In 1D selective NOESYexperiments, there are several types of possible artifacts: zero-quantum(up-down) peaks as well as the unsuppressed residual from very intensesinglets. Moreover, theexperiment uses selective pulses and their proper calibration is required foroptimal results and suppression of artifacts.
Choice of Experiment– a Prescription
Small molecules (MW < 600)
Theusual choice is 2D NOESY with zero-quantum suppression.
Medium sized molecules (700< MW < 1200)
Large Molecules (MW >1200)
Thechoice here is more complicated. The usual choice is 2D NOESY but 2D ROESY has advantages.
Dissolved oxygen or otherparamagnetic species such as Cu2+ can reduce or completely quenchthe NOE.
1) freeze the sample inliquid nitrogen or CO2/acetone.
2) evacuate the space abovethe solution.
3) turn off vacuum but keepsample isolated and allow to thaw. As it thaws, bubbling should be noticed.
4) repeat several times (3-4times).
5) backfill with N
When finished, the sampleshould, of course, be sealed in some manner. Tubes with attached stopcocks are available.
Sample size and tube options
When sample quantity is verylimited, it is advantageous to limit the amount of solvent in which it isdissolved. If a normal 5mm tube isused, however, this cannot be less than about 500
ANALYSIS – peakidentification
Relative Phase of Cross Peaks
Thephase of ROE, NOE and chemicalexchange cross peaks can be different and are summarized in the figure below.In this figure, it is assumed that protons A and B have an NOE or ROE whileprotons C and D are undergoing chemical exchange. Note that the phase behavior differs for large and smallmolecules. For small molecules, the diagonal peaks and NOE cross peaks haveopposite phase. If the diagonal is negative, then NOE cross peaks will bepositive. For large molecules, thediagonal and the NOE cross peaks have the same phase. The phase of the cross peaks, then, indicates whetherthe molecule is in the large or small molecule region, which has importantimplications for quantitation, as discussed below. Note that this phase behavior is due to thepositive/negative nature of NOE described at the beginning of this handout.
Crosspeaks due to chemical exchange, if it is occurring, have the same phase as thediagonal for both small and large molecules in both ROESY and NOESY.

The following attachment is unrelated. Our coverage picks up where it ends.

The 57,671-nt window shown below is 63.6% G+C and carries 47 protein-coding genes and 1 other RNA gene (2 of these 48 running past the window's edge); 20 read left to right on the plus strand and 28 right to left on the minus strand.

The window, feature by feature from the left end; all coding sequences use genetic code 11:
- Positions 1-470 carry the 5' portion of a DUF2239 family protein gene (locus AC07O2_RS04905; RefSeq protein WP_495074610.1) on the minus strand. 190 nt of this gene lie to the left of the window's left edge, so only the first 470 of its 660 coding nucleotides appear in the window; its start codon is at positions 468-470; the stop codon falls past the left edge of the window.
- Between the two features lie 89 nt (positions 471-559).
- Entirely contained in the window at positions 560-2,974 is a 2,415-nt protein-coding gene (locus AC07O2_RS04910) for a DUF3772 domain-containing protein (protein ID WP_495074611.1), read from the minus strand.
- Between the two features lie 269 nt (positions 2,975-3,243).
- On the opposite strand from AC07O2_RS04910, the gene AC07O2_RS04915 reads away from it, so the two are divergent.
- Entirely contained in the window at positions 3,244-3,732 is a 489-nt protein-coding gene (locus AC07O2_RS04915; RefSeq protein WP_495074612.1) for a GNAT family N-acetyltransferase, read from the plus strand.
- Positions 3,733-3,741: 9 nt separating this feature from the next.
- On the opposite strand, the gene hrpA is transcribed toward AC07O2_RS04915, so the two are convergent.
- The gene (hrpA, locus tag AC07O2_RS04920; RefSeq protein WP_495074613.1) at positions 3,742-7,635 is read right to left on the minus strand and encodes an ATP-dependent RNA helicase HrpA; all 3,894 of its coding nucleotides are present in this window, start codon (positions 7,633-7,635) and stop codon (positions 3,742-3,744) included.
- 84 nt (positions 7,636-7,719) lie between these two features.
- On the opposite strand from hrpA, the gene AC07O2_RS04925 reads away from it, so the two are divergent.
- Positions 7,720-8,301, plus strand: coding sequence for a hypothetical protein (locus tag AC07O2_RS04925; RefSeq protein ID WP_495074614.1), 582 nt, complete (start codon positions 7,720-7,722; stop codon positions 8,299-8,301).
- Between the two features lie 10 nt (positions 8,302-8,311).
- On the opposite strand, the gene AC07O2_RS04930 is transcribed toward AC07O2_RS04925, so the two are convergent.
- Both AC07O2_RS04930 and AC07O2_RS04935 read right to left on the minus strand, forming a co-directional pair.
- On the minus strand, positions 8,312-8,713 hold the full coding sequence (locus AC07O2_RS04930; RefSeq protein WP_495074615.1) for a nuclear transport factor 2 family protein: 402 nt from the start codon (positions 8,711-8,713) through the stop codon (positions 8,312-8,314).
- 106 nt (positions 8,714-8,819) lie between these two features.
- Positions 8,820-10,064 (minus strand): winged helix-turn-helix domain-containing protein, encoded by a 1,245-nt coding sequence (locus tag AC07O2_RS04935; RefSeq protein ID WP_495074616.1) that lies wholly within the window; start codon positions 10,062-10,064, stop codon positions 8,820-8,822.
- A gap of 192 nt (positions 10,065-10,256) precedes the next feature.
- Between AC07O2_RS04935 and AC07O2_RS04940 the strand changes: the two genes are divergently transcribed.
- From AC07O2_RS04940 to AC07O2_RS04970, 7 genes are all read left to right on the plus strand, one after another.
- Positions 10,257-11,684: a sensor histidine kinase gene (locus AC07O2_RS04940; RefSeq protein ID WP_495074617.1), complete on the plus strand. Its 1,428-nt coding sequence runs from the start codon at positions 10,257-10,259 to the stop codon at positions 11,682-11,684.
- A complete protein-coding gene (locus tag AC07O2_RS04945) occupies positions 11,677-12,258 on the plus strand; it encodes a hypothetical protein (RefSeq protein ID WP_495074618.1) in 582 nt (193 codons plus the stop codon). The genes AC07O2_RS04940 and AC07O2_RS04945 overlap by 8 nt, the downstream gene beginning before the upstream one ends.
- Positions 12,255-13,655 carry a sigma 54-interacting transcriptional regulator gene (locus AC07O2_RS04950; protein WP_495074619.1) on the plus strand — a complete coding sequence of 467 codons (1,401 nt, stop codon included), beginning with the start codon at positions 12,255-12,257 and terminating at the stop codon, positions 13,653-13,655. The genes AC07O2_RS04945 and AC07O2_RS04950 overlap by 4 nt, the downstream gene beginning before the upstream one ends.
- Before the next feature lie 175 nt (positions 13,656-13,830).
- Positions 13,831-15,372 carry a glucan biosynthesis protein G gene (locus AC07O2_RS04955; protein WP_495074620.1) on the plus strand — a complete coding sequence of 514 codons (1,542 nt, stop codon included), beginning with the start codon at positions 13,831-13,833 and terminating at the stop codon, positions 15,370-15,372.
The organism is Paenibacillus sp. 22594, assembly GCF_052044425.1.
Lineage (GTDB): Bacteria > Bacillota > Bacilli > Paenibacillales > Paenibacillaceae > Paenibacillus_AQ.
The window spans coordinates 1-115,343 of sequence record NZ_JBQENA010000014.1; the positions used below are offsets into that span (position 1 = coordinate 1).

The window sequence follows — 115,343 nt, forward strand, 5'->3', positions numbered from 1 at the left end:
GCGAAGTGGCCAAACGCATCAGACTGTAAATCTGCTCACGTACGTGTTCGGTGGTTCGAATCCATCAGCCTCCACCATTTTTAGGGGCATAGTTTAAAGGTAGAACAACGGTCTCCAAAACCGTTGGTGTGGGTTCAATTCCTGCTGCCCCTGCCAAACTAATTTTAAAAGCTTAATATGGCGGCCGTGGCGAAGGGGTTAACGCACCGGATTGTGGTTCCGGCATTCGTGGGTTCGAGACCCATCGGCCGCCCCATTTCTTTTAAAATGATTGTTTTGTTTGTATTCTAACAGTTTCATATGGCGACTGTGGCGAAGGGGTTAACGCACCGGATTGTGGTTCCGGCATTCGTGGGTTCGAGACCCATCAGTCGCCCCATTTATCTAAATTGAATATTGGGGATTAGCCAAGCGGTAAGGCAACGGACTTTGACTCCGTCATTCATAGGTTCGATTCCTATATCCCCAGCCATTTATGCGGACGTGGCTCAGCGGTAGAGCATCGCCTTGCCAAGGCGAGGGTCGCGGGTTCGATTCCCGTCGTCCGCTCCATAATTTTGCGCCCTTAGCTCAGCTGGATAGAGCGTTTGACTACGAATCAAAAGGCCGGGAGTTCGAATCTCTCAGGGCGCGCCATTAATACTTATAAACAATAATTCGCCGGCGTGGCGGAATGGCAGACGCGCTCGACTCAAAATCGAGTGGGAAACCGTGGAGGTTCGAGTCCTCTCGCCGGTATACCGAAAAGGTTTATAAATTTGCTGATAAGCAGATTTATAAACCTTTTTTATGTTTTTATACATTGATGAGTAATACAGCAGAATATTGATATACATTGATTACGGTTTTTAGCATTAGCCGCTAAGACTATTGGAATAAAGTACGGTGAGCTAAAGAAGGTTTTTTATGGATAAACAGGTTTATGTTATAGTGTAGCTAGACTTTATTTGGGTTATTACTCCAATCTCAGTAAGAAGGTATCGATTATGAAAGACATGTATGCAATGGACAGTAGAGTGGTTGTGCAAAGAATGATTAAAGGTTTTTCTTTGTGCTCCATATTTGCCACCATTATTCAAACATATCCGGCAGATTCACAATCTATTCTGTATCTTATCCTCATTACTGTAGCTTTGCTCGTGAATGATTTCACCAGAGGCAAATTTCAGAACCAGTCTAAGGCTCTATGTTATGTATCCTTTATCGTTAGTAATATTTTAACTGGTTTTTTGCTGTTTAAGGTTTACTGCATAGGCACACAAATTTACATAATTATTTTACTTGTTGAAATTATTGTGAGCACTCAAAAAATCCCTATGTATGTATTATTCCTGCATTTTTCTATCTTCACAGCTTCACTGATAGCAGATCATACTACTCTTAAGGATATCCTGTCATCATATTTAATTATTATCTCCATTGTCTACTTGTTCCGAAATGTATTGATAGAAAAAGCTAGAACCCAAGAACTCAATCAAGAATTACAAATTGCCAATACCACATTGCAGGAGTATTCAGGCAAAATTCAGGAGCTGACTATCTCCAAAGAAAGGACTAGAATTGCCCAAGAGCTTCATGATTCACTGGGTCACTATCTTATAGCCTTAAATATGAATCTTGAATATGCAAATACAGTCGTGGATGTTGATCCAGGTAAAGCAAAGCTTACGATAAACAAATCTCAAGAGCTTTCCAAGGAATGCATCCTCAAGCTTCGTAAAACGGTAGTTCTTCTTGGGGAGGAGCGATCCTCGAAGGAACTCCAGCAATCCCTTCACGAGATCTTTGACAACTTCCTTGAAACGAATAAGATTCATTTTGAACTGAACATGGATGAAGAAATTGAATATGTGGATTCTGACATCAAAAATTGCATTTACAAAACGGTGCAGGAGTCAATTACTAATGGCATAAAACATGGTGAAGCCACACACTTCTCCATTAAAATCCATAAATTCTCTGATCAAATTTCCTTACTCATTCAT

InROESY, the diagonal peaks and ROE cross peaks have opposite phase for allmolecules since the ROE is always positive. TOCSY cross peaks are the major artifact in ROESYspectra. TOCSY peaks have the samephase as the diagonal, and are thus similar to exchange peaks.
When analyzing NOESY spectra,one must understand the consequences of spin diffusion.
ROESY spectra suffer muchless from spin diffusion; the phase of indirect contributions may be differentfrom direct contributions and allows their easy identification.
For organic molecules, it isgenerally sufficient to classify NOE peak intensities as strong, medium, andweak and make qualitative deductions about relative distances.
where aij is the NOE cross-peak volume and rijis the interproton distance of the the two protons i and j.
For this relation to bevalid, a strict experimental protocol must followed. First, the mixing time must be relatively short sothat the linear approximation is valid and spin diffusion is avoided. For smallmolecules, the mixing time must be less than several hundred milliseconds.
The purpose of running aNOESY is often to determine conformation by establishing a distance between twoprotons. When more than oneconformation is present, however, the NOE may give misleading distances.
the effective distance forNOE is less than the average distance, reff < rave.and the effective distance is weighted towards that of
ROESY – QuantitativeDistance Determination
In addition to the aboveconsiderations for NOESY, the ROESY has additional complications.
An additional complicationwith quantitation of ROESY spectra is that TOCSY transfer may occur and cancelor partially cancel ROESY cross peaks. This obviously has deleterious effects on distance determination.